Negotiating Difference: from “Critical” Indoctrination to Meaningful Dialogue
Roundtable Discussion: Lucy Yang
Session C | 10:05 – 10:45 | Location: Room 1004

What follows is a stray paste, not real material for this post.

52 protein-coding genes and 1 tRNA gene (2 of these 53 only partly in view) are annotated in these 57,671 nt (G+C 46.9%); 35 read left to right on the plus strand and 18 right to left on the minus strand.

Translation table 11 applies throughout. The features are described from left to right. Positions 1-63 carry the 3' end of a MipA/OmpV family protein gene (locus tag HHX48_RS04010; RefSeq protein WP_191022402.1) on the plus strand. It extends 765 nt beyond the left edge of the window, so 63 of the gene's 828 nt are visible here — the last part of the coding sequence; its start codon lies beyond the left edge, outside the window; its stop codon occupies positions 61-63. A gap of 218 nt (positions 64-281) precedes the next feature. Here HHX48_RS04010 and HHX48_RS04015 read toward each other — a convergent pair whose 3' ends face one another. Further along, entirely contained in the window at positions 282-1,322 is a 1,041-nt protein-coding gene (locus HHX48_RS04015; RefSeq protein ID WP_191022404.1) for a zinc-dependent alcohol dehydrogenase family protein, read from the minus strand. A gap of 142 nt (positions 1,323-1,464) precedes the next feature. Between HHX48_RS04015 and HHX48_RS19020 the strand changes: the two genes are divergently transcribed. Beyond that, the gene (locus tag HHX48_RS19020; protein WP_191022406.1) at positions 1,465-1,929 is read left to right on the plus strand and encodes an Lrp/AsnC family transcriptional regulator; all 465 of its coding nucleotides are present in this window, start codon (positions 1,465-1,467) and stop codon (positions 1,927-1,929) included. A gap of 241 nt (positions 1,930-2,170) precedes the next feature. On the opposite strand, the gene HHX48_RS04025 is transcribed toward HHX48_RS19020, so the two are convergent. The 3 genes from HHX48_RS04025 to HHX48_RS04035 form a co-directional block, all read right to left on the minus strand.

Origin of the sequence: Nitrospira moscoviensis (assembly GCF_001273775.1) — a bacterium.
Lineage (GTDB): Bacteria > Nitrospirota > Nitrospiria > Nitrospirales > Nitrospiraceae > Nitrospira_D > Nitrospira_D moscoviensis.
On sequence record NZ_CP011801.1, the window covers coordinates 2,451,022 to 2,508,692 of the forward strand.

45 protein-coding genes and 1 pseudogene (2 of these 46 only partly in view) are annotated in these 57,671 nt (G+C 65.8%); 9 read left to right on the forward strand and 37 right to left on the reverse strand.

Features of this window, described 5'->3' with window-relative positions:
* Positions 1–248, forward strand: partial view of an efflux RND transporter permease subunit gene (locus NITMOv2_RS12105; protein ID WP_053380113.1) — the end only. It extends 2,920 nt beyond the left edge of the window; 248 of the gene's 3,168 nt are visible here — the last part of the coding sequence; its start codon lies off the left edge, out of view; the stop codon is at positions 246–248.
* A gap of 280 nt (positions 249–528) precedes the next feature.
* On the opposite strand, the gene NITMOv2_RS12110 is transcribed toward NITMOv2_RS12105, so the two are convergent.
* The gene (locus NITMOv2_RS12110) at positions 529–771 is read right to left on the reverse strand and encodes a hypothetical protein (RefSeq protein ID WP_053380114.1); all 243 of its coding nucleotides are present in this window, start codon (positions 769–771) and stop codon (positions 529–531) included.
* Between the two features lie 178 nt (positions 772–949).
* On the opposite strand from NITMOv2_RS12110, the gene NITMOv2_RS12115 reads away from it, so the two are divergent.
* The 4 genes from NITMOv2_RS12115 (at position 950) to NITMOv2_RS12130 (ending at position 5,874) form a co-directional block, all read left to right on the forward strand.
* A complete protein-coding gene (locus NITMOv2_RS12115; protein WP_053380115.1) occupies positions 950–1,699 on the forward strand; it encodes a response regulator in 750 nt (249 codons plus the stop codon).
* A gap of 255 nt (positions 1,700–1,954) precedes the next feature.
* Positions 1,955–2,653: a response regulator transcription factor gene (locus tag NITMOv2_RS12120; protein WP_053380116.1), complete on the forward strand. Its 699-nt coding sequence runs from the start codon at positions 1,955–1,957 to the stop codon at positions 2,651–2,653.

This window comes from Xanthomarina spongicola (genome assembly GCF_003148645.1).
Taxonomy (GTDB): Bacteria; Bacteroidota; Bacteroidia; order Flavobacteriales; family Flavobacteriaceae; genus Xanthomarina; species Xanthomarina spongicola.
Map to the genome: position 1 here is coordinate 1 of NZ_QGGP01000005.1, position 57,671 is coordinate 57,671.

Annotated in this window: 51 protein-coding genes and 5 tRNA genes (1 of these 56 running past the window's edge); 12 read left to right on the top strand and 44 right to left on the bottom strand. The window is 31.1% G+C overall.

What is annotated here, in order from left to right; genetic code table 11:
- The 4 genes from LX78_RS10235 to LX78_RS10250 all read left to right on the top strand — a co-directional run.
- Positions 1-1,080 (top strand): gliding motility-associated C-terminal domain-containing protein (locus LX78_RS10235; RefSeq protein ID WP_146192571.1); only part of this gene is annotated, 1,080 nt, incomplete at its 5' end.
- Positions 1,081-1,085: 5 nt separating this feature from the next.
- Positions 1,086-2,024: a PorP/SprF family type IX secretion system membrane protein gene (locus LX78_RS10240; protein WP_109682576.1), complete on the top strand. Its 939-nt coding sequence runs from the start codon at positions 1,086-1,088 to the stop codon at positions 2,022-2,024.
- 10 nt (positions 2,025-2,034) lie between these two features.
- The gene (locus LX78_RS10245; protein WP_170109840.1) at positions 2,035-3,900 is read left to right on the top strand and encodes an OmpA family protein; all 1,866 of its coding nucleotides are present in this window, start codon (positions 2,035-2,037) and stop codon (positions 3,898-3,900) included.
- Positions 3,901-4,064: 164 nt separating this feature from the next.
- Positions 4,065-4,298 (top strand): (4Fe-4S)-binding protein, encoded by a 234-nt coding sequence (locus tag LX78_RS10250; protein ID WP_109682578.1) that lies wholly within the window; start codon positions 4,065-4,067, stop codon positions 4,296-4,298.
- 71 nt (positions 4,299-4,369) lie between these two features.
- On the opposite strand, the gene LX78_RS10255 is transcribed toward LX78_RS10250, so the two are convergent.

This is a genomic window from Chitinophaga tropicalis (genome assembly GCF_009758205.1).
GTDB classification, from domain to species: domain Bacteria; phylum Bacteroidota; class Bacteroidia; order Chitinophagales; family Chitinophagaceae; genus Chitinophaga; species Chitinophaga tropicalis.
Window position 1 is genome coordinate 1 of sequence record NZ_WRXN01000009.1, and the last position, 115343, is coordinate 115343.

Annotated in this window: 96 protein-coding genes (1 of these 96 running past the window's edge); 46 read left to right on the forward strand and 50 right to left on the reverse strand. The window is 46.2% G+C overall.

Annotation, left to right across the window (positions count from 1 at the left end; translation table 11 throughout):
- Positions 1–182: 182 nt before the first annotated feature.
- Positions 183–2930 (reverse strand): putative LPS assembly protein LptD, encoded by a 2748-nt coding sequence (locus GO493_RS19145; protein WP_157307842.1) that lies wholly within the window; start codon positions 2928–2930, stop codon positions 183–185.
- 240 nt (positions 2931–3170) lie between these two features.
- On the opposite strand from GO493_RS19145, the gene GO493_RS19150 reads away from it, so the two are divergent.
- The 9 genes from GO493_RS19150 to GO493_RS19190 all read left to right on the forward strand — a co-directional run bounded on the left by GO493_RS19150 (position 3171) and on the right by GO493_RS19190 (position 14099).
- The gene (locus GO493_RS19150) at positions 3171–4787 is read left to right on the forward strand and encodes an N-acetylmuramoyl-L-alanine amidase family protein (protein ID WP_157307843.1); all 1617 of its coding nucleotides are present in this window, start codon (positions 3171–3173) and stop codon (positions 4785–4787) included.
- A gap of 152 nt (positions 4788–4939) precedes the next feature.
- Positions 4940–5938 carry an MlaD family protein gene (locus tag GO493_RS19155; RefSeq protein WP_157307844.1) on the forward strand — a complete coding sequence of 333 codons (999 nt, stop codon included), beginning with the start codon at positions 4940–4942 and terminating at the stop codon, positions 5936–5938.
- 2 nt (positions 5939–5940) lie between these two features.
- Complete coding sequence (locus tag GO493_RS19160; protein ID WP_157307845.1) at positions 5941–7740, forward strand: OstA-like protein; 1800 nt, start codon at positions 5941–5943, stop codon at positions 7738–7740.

Integrating socially relevant and critical perspectives into one’s teaching is key to support students in recognizing unequal power relations and challenging established social structures and practices that reinforce such inequities. Kubota (2017) characterizes the critical teacher identity as one that is firmly committed to social justice; however, she notes that the dogmatic tendencies of the critical approach can correspond to a “privilege approach…where a teacher strongly believes that a certain view or ideological position is preferred and should be adopted by the students” who may be alienated due to their different views (p.212). Classroom discussions, particularly of controversial topics, often reveal significant ideological differences and the problem of the indoctrinating teacher and the silenced student can shut down meaningful dialogue. In what ways can we encourage a safe environment in which students can engage in respectful disagreement with empathy and non-defensiveness? How can we effectively unpack controversial ideas that are charged with prejudice, such as racist, sexist or homophobic statements, that are typically rejected immediately? The notion that “not all ideas deserve knowledge deconstruction…may be too naïve” (Kubota, 2017, p.212), particularly in the Trump era. The collaborative engagement in critical classroom discussion without the imposition of perspectives is essential to effectively address power inequities in effort to promote greater social justice.
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